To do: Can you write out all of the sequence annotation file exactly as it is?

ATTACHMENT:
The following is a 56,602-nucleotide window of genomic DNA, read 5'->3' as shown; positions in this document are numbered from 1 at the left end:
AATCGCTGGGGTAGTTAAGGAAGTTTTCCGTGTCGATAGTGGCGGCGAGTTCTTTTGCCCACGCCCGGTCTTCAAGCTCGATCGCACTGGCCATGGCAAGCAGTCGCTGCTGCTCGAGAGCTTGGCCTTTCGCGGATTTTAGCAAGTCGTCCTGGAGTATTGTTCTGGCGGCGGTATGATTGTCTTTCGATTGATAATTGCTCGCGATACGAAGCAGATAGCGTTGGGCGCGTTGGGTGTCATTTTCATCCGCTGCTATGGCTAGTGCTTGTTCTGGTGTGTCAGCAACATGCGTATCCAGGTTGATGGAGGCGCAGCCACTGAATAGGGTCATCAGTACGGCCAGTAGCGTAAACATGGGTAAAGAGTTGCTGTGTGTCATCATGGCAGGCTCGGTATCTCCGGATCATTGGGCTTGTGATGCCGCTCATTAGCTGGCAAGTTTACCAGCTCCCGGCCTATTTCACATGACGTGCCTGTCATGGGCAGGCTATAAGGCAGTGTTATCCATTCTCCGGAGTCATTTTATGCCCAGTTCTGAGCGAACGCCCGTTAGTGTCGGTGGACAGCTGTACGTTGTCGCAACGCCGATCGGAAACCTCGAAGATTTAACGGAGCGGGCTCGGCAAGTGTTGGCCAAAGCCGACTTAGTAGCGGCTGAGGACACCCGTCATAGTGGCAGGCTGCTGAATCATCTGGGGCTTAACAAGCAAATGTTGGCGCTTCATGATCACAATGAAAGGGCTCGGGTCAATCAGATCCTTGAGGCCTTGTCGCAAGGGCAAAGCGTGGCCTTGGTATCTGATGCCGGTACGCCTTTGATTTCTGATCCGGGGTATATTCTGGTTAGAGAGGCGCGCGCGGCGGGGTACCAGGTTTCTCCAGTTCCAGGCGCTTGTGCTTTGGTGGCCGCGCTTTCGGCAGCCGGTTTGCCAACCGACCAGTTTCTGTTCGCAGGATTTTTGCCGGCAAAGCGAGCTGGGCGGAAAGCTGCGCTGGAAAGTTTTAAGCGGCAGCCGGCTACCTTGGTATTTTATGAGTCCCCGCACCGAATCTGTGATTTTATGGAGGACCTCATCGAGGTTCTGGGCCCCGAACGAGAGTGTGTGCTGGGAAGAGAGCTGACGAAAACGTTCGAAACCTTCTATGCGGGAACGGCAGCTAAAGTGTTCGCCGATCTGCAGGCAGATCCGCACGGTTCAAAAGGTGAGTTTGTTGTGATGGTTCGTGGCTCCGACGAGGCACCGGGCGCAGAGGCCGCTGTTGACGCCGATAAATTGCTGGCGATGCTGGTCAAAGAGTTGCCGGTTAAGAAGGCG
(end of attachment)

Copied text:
The following is a 56,602-nucleotide window of genomic DNA, read 5'->3' as shown; positions in this document are numbered from 1 at the left end:
AATCGCTGGGGTAGTTAAGGAAGTTTTCCGTGTCGATAGTGGCGGCGAGTTCTTTTGCCCACGCCCGGTCTTCAAGCTCGATCGCACTGGCCATGGCAAGCAGTCGCTGCTGCTCGAGAGCTTGGCCTTTCGCGGATTTTAGCAAGTCGTCCTGGAGTATTGTTCTGGCGGCGGTATGATTGTCTTTCGATTGATAATTGCTCGCGATACGAAGCAGATAGCGTTGGGCGCGTTGGGTGTCATTTTCATCCGCTGCTATGGCTAGTGCTTGTTCTGGTGTGTCAGCAACATGCGTATCCAGGTTGATGGAGGCGCAGCCACTGAATAGGGTCATCAGTACGGCCAGTAGCGTAAACATGGGTAAAGAGTTGCTGTGTGTCATCATGGCAGGCTCGGTATCTCCGGATCATTGGGCTTGTGATGCCGCTCATTAGCTGGCAAGTTTACCAGCTCCCGGCCTATTTCACATGACGTGCCTGTCATGGGCAGGCTATAAGGCAGTGTTATCCATTCTCCGGAGTCATTTTATGCCCAGTTCTGAGCGAACGCCCGTTAGTGTCGGTGGACAGCTGTACGTTGTCGCAACGCCGATCGGAAACCTCGAAGATTTAACGGAGCGGGCTCGGCAAGTGTTGGCCAAAGCCGACTTAGTAGCGGCTGAGGACACCCGTCATAGTGGCAGGCTGCTGAATCATCTGGGGCTTAACAAGCAAATGTTGGCGCTTCATGATCACAATGAAAGGGCTCGGGTCAATCAGATCCTTGAGGCCTTGTCGCAAGGGCAAAGCGTGGCCTTGGTATCTGATGCCGGTACGCCTTTGATTTCTGATCCGGGGTATATTCTGGTTAGAGAGGCGCGCGCGGCGGGGTACCAGGTTTCTCCAGTTCCAGGCGCTTGTGCTTTGGTGGCCGCGCTTTCGGCAGCCGGTTTGCCAACCGACCAGTTTCTGTTCGCAGGATTTTTGCCGGCAAAGCGAGCTGGGCGGAAAGCTGCGCTGGAAAGTTTTAAGCGGCAGCCGGCTACCTTGGTATTTTATGAGTCCCCGCACCGAATCTGTGATTTTATGGAGGACCTCATCGAGGTTCTGGGCCCCGAACGAGAGTGTGTGCTGGGAAGAGAGCTGACGAAAACGTTCGAAACCTTCTATGCGGGAACGGCAGCTAAAGTGTTCGCCGATCTGCAGGCAGATCCGCACGGTTCAAAAGGTGAGTTTGTTGTGATGGTTCGTGGCTCCGACGAGGCACCGGGCGCAGAGGCCGCTGTTGACGCCGATAAATTGCTGGCGATGCTGGTCAAAGAGTTGCCGGTTAAGAAGGCG